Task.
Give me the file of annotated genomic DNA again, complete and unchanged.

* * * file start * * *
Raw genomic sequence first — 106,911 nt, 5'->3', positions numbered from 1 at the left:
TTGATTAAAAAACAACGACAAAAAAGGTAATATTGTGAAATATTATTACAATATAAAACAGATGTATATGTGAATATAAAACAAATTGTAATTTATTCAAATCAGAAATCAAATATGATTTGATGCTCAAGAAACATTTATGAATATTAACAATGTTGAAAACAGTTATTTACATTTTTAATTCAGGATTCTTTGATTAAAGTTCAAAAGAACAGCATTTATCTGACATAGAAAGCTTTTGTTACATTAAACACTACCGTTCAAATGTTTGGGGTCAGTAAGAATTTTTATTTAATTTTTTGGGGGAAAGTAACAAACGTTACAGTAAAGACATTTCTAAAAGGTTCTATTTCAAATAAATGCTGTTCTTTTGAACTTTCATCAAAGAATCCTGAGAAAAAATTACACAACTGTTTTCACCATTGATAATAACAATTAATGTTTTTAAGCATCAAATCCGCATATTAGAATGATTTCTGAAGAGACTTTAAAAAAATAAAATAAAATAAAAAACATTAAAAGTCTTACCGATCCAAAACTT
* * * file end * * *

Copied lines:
Raw genomic sequence first — 106,911 nt, 5'->3', positions numbered from 1 at the left:
TTGATTAAAAAACAACGACAAAAAAGGTAATATTGTGAAATATTATTACAATATAAAACAGATGTATATGTGAATATAAAACAAATTGTAATTTATTCAAATCAGAAATCAAATATGATTTGATGCTCAAGAAACATTTATGAATATTAACAATGTTGAAAACAGTTATTTACATTTTTAATTCAGGATTCTTTGATTAAAGTTCAAAAGAACAGCATTTATCTGACATAGAAAGCTTTTGTTACATTAAACACTACCGTTCAAATGTTTGGGGTCAGTAAGAATTTTTATTTAATTTTTTGGGGGAAAGTAACAAACGTTACAGTAAAGACATTTCTAAAAGGTTCTATTTCAAATAAATGCTGTTCTTTTGAACTTTCATCAAAGAATCCTGAGAAAAAATTACACAACTGTTTTCACCATTGATAATAACAATTAATGTTTTTAAGCATCAAATCCGCATATTAGAATGATTTCTGAAGAGACTTTAAAAAAATAAAATAAAATAAAAAACATTAAAAGTCTTACCGATCCAAAACTT